© 2018

Affective Moments in the Films of Martel, Carri, and Puenzo


Table of contents

  1. Front Matter
    Pages i-x
  2. Inela Selimović
    Pages 1-31
  3. Inela Selimović
    Pages 33-92
  4. Inela Selimović
    Pages 93-166
  5. Inela Selimović
    Pages 167-222
  6. Inela Selimović
    Pages 223-226
  7. Back Matter
    Pages 227-263

About this book


This book studies the intimate tensions between affect and emotions as terrains of sociopolitical significance in the cinema of Lucrecia Martel, Albertina Carri, and Lucía Puenzo. Such tensions, Selimović argues, result in “affective moments” that relate to the films’ core arguments. They also signal these filmmakers’ novel insights on complex manifestations of memory, desire, and violence. The chapters explore how the presence of pronounced—but reticent—affect complicates emotional bonding in the everydayness depicted in these films. By bringing out moments of affect in these filmmakers’ diegetic worlds, this book traces the ways in which subtle foci on gender, class, race, and sexuality correlate in these Argentine women’s films.


women directors sociopolitical filmmaking Argentine women filmmakers Argentine cinema Latin American Women Filmmakers Latin American cinema Lucrecia Martel Albertina Carr Lucía Puenzo affective moments female directors affect in film intimacy on screen Politicized Intimacies intimate tensions memory in film desire on screen violence on screen

Authors and affiliations

  1. 1.Boston, MAUSA

About the authors

Inela Selimović is Assistant Professor of Spanish at Wellesley College, USA. 

Bibliographic information


“This book is a much needed and rigorous examination of contemporary Argentine cinema, which focuses on the highly original and controversial films by Lucrecia Martel, Albertina Carri, and Lucía Puenzo. Selimović's solid analyses are based on her remarkable knowledge of feminist theory and thus provide valuable insights about new subjectivities in the twenty-first century.” (Carolina Rocha, Professor of Spanish and Latin American Studies at Southern Illinois University Edwardsville, USA)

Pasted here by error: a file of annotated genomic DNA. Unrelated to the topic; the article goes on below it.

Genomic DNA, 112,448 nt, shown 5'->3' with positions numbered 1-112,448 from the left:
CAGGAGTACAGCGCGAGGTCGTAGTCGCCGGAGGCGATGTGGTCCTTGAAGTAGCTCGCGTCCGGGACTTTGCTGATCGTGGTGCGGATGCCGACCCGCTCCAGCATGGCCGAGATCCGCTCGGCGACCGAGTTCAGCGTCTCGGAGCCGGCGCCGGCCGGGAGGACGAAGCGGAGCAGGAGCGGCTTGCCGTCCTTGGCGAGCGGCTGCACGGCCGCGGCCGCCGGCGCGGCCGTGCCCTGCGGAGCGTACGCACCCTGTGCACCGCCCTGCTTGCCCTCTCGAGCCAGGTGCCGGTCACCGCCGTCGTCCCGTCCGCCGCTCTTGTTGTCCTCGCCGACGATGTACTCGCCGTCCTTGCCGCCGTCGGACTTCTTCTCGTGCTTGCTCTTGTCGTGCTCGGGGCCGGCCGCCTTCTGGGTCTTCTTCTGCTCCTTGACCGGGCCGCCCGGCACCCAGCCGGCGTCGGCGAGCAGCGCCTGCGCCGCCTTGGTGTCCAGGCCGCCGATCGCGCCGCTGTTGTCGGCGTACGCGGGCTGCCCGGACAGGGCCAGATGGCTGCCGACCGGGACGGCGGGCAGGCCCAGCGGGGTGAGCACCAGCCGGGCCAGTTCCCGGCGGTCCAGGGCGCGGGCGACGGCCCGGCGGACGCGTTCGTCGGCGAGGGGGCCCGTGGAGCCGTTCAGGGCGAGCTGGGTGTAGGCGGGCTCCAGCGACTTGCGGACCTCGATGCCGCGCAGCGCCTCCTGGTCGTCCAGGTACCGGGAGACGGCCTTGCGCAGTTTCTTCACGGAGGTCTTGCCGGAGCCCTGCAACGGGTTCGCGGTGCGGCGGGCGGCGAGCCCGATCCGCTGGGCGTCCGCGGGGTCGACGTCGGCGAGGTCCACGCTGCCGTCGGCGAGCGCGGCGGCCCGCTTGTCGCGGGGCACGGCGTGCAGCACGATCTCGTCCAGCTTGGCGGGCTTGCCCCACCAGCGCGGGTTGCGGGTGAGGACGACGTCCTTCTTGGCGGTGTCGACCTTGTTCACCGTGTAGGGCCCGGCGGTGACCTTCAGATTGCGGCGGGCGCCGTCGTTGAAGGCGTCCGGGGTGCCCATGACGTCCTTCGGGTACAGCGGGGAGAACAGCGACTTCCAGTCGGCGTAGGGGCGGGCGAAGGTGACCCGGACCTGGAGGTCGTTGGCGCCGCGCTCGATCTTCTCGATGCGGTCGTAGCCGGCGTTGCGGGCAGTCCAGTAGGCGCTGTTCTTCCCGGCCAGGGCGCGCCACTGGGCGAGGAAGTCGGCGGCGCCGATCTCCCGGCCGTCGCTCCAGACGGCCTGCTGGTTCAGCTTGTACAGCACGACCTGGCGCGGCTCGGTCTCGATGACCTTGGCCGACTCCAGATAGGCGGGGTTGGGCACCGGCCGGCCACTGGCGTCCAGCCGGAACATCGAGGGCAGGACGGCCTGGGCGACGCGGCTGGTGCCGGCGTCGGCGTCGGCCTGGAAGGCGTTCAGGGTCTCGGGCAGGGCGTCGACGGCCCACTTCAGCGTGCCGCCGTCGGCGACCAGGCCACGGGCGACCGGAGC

"Selimović’s monograph is a rich, complex, and groundbreaking study on the tremendous importance of the affective dimension in contemporary Latin American women’s filmmaking. Her research places great emphasis on the role of children in grounding affect in the films she analyses. Children were particularly vulnerable social subjects during the time of the putative Dirty War and the neofascist military dictatorship in Argentina (1976-1983). And children have been the concomitant focus of many educational and social reforms in Argentina subsequent to the military tyranny. Torn often between competing versions of the past, children in Argentina are often forced to resolve historical conflicts their elders not only created, but are themselves powerless to resolve. This dimension provides Selimović's study with a significant basis for viewing the role of affect in the films she examines." (David William Foster, Regents' Professor of Spanish and Women and Gender Studies, Arizona State University, USA)